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Pale and interesting ?! 

20 Sep

I’ve noticed a bit of a floral shift over the last year – the well established trend for bold, dark florals seems to be facing a bit of competition from the pale end of the spectrum. 

For many years, the dahlias that you’d see everywhere were the dark, moody ‘Chat Noir’ and ‘Arabian Night’.

  
But this autumn, you’d have to have been going round with your eyes closed not to have spotted this years ‘must-have’ dahlia – ‘Cafe au Lait’ – a completely different kind of colour – pale, subtle, even maybe a little insipid ? 

Photo below courtesy of Cherfold Cottage Flowers – more beautiful homegrown flowers. 

  
I think some of this love for paler flowers has come from another trend I’ve spotted on Instagram – a very theatrical setting for floral arrangements, reminisant of Dutch Masters paintings. And with a dark background, the paler flowers really pop out ! 

  
   
 
The photos above are from the beautiful The Garden Gate Flower Company who specialise in homegrown British flowers – and who also take beautiful photographs ! 

Obviously these paler flowers also suit the bridal flowers market. 

So it is no surprise to see that this years bulb catalogues are also full of new paler varieties. 

I’ve always grown plenty of bright and bold tulips that look equally fabulous in the garden as they do in the house. 

  
But this autumn I’m keen to try a new palette of softer, subtler colours. 

The ones that have caught my eye include ‘La Belle Epoque‘, ‘Bruine Wimpel‘, and ‘Purple Tower’.

   
   
This last one , above, isn’t really pale and interesting but so unusual ! 

I’ll report back in May to see if pale is really interesting ! 

Go with the flow – let colour take control !

19 Jun

Don’t be afraid of colour !!

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This bed is a riot of colour and probably breaks all the rules in the book but doesn’t it look fabulous !

It started out, about 7 years ago, much more sedate with a gentle blend of yellow and white lupins and blue delphiniums, but then the pink peonies popped up unexpectedly , and over the years the balance has changed.

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The white lupins and blue delphiniums have diminished whilst the pink peonies have been joined by self seeded geraniums. We’ve planted some new white peonies and a range of foxgloves spring surprises every year.

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The poppies spread themselves around and range in colour from lilac to deep burgundy but somehow it all goes together !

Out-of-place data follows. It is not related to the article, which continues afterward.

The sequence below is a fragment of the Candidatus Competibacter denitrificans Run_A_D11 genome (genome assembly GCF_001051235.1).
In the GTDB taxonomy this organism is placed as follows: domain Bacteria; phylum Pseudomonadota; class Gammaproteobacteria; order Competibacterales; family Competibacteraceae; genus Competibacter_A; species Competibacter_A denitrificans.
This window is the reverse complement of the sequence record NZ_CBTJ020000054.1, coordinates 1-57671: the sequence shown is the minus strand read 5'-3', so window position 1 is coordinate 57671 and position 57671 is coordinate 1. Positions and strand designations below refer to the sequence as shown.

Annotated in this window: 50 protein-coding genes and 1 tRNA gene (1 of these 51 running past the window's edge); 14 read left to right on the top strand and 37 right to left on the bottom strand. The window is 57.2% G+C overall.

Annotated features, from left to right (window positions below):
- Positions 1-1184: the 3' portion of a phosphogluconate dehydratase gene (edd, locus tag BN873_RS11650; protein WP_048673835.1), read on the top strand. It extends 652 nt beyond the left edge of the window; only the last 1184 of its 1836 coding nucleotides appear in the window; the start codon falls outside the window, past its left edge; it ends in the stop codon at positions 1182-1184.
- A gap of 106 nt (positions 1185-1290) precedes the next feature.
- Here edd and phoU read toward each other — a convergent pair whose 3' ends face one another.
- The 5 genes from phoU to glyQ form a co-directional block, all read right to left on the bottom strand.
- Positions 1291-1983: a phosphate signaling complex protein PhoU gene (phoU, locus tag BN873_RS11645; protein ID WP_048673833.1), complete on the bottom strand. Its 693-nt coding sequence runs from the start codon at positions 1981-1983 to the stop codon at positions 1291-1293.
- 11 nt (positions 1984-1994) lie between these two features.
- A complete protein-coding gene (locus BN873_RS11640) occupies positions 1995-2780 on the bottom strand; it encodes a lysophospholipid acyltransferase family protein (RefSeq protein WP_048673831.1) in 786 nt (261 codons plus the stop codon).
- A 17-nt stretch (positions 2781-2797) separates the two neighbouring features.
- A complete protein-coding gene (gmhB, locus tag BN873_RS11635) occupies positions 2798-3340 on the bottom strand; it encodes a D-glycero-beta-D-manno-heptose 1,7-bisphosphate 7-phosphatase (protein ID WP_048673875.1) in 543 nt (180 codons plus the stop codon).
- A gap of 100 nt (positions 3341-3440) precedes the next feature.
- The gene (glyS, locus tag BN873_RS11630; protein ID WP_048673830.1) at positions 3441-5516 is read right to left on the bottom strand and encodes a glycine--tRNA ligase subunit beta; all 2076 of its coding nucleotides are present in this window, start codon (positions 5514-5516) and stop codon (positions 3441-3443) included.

It helps that there’s plenty of structure and harmonious shapes and that some of the more shocking colours – the bright red poppies – are shortlived.

But don’t be afraid to let colour get out of control, don’t be obsessed with monochrome gardens or a very restricted palette – you never know you might like the result !

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My assistant gardener had a particularly hectic day today !

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My Top10 Selection – Plants for shady conditions.

15 Jun

It’s a well worn theory that it’s better to use fewer varieties in larger groups, but it’s a theory that really does work. By choosing the few varieties that will cope with the exact growing conditions, they will thrive and multiply much faster than slightly fussier plants that will always struggle.

So here are my current top 10 plants for shady areas.

1. Helleborus orientalis – an evergreen perennial with large glossy leaves, and long lasting flowers in late winter in shades of lime green through to dark pink.

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2. Polystitchum setiferum – shield fern – an evergreen fern with glossy fronds emerging every spring.

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3. Tellima grandiflora – a semi evergreen small perennial with a mound of bright green leaves and spikes of tiny green bells in early summer

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4. Hellebores argutifolius – large evergreen perennial with large glossy leaves and bright lime large flowers in late winter

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5. Sarcococca confusa – small evergreen shrub with small glossy leaves and tiny but highly scented flowers mid winter

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6. Pulmonaria officinalis – semi evergreen small perennial with spotted leaves and blue AND pink flowers on the same plant !

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7. Arum italicum ‘Marmoratum‘ – herbaceous perennial with marbled foliage, elegant hooded flowers and orange berries.

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8.Geranium phaeum – herbaceous perennial with leaves splashed with purple and dark purple flowers early summer.

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9. Geranium macrorrhizum – semi evergreen herbaceous perennial with delicate pink flowers early summer.

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10. Hydrangea ‘Annabelle‘ – medium deciduous shrub with new lime green leaves followed by huge white flower heads.